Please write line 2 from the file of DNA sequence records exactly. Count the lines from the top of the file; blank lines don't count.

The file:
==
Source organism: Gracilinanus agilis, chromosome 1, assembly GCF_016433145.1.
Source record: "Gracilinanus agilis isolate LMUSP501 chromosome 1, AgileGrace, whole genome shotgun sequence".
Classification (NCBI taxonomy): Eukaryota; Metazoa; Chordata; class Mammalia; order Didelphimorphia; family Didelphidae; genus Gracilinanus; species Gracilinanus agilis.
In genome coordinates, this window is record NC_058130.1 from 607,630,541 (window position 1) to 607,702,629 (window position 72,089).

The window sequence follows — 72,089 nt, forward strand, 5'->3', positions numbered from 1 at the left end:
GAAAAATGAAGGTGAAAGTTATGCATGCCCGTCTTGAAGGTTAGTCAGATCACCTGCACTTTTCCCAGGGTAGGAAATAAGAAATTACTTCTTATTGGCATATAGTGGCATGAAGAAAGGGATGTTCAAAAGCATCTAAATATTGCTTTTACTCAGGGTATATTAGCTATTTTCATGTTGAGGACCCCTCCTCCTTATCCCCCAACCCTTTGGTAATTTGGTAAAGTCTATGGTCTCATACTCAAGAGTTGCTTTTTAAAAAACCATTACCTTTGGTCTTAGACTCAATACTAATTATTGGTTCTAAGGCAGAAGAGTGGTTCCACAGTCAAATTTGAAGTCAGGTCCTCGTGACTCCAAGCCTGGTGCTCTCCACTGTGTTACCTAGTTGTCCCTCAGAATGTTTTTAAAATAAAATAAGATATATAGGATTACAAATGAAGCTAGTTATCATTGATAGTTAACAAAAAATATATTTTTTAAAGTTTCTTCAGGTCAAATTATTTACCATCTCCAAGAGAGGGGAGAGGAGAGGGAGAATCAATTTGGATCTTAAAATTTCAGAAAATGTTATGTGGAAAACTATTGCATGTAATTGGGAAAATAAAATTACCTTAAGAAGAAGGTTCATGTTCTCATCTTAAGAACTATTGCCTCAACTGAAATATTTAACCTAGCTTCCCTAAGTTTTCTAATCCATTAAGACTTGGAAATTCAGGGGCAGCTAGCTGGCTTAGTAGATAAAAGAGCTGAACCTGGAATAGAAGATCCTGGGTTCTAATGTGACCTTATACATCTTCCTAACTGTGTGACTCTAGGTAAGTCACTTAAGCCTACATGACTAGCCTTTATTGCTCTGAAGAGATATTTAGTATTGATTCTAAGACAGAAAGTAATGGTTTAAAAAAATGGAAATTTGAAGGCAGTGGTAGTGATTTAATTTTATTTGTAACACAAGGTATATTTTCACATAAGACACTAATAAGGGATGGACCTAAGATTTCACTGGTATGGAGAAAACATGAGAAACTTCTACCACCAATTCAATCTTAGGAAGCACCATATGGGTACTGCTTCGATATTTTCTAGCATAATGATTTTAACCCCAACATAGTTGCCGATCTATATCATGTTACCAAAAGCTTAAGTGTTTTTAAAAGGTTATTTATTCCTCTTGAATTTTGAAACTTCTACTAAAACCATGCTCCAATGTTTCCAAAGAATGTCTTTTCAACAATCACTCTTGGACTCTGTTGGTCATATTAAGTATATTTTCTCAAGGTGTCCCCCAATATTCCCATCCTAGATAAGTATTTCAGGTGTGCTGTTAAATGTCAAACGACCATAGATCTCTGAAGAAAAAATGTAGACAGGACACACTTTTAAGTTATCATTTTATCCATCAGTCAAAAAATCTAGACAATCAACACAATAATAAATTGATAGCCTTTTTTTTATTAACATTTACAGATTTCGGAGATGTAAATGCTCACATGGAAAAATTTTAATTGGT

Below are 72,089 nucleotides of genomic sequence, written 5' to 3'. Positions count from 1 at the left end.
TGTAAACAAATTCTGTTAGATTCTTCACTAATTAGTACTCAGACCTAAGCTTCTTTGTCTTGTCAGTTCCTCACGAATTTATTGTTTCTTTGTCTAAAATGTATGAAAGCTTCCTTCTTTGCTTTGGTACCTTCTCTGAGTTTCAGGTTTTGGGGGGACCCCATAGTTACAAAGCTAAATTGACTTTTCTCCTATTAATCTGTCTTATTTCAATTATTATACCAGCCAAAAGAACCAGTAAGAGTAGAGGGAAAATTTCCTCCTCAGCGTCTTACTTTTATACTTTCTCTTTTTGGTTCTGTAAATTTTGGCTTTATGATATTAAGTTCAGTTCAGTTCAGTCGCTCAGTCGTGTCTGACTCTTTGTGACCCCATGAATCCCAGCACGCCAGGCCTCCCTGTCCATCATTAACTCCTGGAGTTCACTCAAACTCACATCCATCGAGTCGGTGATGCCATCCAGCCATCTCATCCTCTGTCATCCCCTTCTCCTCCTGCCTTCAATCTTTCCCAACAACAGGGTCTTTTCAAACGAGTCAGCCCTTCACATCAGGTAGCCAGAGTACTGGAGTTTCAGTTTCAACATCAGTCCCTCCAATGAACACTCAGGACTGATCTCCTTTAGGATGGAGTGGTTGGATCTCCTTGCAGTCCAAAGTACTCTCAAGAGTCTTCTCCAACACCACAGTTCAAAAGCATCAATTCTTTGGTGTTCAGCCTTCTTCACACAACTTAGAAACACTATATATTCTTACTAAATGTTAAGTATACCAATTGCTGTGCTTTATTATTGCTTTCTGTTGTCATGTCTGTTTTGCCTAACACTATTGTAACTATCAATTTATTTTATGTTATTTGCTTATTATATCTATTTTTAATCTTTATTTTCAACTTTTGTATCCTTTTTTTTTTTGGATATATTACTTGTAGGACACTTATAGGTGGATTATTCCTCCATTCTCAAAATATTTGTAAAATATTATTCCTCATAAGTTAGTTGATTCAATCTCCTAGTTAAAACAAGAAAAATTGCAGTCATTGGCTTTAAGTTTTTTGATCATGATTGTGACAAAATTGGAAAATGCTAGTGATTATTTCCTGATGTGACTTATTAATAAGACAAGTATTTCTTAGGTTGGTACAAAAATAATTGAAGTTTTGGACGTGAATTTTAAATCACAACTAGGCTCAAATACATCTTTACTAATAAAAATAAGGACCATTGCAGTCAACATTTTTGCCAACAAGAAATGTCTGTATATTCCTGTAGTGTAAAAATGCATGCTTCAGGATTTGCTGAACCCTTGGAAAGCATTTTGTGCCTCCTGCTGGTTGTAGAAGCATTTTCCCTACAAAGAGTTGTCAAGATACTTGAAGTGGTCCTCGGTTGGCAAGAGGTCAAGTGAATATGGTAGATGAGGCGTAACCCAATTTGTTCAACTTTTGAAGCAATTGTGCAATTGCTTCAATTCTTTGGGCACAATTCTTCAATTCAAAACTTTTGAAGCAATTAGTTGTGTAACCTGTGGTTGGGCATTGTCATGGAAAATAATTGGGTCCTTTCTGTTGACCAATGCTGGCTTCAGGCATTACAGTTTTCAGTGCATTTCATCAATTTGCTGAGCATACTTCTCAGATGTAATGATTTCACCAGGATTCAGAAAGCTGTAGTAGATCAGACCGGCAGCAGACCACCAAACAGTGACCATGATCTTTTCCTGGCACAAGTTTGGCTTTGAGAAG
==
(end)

Source record: "Gracilinanus agilis isolate LMUSP501 chromosome 1, AgileGrace, whole genome shotgun sequence".